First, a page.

Marg Land

Marg Land

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It’s been almost a week since Hurricane Florence struck North Carolina and some hog farmers are still dealing with challenges left over from the storm.

According to a report from the North Carolina Pork Council [NCPC], some hog farmers and partner production companies are going to extraordinary lengths to care for their animals, including living in the barns for days, traveling by boat to do chores and even being shuttled to farms via helicopter.

Some are also dealing with manure management problems.

“While it’s clear that farmers properly managed lagoon levels in advance of the storm, a small percentage of lagoons have been impacted by the record-setting rainfalls,” the NCPC report stated. “In some cases, lagoon levels are being lowered by transferring liquids off the farm in tanker trucks or by piping to other lagoons with ample storage.”

According to a Sept. 23 report from the North Carolina Department of Environmental Quality, five lagoons in the state suffered structural damage, 32 lagoons overtopped, nine lagoons were inundated [no indication of discharges], 18 lagoons are at full capacity [have no freeboard left] and 39 lagoons have zero to 3-inches of freeboard available.

“While we are dismayed by the release of some liquids from some lagoons, we also understand that what has been released from the farms is the result of a once-in-a-lifetime storm and that the contents are highly diluted with rainwater,” the NCPC stated.

The North Carolina Department of Agriculture and Consumer Services sets preliminary livestock losses at 3.4 million poultry and 5,500 hogs.

“This was an unprecedented storm with flooding expected to exceed that from any other storms in recent memory,” said Steve Troxler, NC Agriculture Commissioner. “We know agricultural losses will be significant because the flooding has affected the top six agricultural counties in the state. The footprint of flooding from this storm covers much the same area hit by flooding from Hurricane Matthew in 2016, which only worsens the burden on these farmers.”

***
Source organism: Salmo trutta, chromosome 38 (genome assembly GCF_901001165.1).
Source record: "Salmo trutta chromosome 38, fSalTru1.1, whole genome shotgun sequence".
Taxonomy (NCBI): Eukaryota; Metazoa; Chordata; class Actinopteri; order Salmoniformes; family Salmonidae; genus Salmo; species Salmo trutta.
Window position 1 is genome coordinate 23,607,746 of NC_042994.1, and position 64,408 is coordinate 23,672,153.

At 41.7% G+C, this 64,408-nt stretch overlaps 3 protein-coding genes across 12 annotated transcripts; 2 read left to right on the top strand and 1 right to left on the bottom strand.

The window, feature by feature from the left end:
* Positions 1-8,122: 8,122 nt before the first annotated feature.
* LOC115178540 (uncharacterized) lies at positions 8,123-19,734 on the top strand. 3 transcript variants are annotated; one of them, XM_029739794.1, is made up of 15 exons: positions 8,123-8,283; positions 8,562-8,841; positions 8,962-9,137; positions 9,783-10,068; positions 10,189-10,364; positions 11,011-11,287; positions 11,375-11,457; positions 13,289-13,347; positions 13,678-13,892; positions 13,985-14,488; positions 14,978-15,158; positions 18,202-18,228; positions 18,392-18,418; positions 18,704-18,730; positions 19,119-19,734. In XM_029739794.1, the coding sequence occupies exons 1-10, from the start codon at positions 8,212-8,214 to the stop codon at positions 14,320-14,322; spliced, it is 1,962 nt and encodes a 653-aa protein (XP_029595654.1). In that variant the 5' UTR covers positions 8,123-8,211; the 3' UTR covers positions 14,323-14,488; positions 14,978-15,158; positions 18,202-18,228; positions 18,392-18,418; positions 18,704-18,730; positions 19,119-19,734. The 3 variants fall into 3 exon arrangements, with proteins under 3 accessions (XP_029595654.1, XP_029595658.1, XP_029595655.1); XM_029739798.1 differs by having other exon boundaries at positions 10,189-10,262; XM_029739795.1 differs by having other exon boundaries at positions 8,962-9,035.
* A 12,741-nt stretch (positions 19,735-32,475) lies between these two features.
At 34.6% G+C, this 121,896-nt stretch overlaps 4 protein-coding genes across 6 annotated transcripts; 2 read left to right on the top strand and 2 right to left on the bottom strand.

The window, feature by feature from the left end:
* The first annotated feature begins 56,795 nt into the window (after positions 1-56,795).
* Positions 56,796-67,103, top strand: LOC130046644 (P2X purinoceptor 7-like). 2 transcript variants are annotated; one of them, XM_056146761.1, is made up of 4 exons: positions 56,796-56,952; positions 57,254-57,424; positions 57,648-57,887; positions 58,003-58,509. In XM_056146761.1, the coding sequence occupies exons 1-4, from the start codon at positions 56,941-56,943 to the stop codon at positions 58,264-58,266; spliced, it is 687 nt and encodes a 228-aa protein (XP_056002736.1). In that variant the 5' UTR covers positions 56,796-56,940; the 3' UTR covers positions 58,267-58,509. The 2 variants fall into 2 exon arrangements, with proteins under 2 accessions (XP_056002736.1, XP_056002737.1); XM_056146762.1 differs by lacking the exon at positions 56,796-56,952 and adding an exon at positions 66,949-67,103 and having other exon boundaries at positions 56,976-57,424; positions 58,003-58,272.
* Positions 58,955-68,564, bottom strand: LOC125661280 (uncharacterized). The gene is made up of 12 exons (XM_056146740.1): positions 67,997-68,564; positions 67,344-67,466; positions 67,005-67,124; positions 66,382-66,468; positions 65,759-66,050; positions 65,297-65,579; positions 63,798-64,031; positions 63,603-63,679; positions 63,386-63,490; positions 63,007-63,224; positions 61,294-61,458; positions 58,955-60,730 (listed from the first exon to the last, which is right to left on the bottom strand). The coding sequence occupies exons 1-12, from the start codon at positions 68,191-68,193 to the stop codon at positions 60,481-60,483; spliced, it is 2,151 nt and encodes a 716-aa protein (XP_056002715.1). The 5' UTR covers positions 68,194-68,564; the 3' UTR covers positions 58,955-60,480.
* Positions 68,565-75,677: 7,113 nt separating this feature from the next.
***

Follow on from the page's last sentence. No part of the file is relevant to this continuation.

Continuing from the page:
The department’s environment programs and division of soil and water conservation is assisting livestock and poultry farmers with recovery to ensure environmental impacts are minimized to the extent possible. The department’s veterinary division is helping to assess risk to livestock operations and depopulation teams are on standby and are assisting producers with disposal concerns.
There was a mixture of hot temperatures, high humidity plus driving rain and wind. But the weather did little to dampen the enthusiasm of attendees at the 2018 North American Manure Expo.
In August, the U.S. Department of Agriculture’s National Animal Health Monitoring System [NAHMS] released its most recent report, Nutrient Management Practices on U.S. Dairy Operations, 2014.
Smithfield, VA – Smithfield Foods, Inc. has shared that the company is fully prepared for the potential impact of Hurricane Florence, specifically in North Carolina and Virginia.

Smithfield has numerous operations, both plants and farms, and more than 14,000 employees across both states, and has enacted its hurricane preparedness procedures.